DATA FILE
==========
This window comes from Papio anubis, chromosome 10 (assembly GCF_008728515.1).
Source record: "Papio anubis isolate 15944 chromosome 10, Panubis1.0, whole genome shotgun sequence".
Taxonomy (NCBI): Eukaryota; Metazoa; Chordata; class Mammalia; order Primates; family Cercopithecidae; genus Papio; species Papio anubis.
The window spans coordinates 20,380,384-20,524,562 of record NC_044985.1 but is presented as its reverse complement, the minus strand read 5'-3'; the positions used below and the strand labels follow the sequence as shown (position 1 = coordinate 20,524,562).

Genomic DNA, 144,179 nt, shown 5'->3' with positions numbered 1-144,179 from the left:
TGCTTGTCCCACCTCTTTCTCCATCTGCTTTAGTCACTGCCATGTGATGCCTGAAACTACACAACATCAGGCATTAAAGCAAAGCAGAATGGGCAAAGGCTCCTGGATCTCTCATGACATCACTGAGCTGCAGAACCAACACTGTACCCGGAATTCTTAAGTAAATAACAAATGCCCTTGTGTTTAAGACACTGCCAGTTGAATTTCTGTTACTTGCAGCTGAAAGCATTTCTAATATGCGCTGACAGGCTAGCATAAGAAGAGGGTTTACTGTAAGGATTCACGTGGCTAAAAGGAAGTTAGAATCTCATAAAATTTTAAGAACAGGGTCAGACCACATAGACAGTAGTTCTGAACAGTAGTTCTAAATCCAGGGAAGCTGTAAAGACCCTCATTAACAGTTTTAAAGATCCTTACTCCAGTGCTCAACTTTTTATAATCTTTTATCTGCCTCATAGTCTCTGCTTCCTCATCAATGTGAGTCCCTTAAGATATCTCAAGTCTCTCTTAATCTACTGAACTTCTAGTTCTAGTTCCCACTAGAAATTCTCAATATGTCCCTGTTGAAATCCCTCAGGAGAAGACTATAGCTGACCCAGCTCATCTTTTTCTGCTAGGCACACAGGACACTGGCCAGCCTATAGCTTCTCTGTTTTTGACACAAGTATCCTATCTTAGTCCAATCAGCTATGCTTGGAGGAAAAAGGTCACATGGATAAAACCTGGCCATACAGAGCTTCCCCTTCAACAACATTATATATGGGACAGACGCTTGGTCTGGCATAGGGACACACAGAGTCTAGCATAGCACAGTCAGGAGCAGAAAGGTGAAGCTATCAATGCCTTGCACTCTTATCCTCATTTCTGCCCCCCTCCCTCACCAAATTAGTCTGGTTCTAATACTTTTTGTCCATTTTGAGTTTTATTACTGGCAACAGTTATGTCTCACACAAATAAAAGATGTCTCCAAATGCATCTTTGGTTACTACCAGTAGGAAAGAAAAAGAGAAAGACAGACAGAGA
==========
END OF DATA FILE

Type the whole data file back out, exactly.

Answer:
This window comes from Papio anubis, chromosome 10 (assembly GCF_008728515.1).
Source record: "Papio anubis isolate 15944 chromosome 10, Panubis1.0, whole genome shotgun sequence".
Taxonomy (NCBI): Eukaryota; Metazoa; Chordata; class Mammalia; order Primates; family Cercopithecidae; genus Papio; species Papio anubis.
The window spans coordinates 20,380,384-20,524,562 of record NC_044985.1 but is presented as its reverse complement, the minus strand read 5'-3'; the positions used below and the strand labels follow the sequence as shown (position 1 = coordinate 20,524,562).

Genomic DNA, 144,179 nt, shown 5'->3' with positions numbered 1-144,179 from the left:
TGCTTGTCCCACCTCTTTCTCCATCTGCTTTAGTCACTGCCATGTGATGCCTGAAACTACACAACATCAGGCATTAAAGCAAAGCAGAATGGGCAAAGGCTCCTGGATCTCTCATGACATCACTGAGCTGCAGAACCAACACTGTACCCGGAATTCTTAAGTAAATAACAAATGCCCTTGTGTTTAAGACACTGCCAGTTGAATTTCTGTTACTTGCAGCTGAAAGCATTTCTAATATGCGCTGACAGGCTAGCATAAGAAGAGGGTTTACTGTAAGGATTCACGTGGCTAAAAGGAAGTTAGAATCTCATAAAATTTTAAGAACAGGGTCAGACCACATAGACAGTAGTTCTGAACAGTAGTTCTAAATCCAGGGAAGCTGTAAAGACCCTCATTAACAGTTTTAAAGATCCTTACTCCAGTGCTCAACTTTTTATAATCTTTTATCTGCCTCATAGTCTCTGCTTCCTCATCAATGTGAGTCCCTTAAGATATCTCAAGTCTCTCTTAATCTACTGAACTTCTAGTTCTAGTTCCCACTAGAAATTCTCAATATGTCCCTGTTGAAATCCCTCAGGAGAAGACTATAGCTGACCCAGCTCATCTTTTTCTGCTAGGCACACAGGACACTGGCCAGCCTATAGCTTCTCTGTTTTTGACACAAGTATCCTATCTTAGTCCAATCAGCTATGCTTGGAGGAAAAAGGTCACATGGATAAAACCTGGCCATACAGAGCTTCCCCTTCAACAACATTATATATGGGACAGACGCTTGGTCTGGCATAGGGACACACAGAGTCTAGCATAGCACAGTCAGGAGCAGAAAGGTGAAGCTATCAATGCCTTGCACTCTTATCCTCATTTCTGCCCCCCTCCCTCACCAAATTAGTCTGGTTCTAATACTTTTTGTCCATTTTGAGTTTTATTACTGGCAACAGTTATGTCTCACACAAATAAAAGATGTCTCCAAATGCATCTTTGGTTACTACCAGTAGGAAAGAAAAAGAGAAAGACAGACAGAGA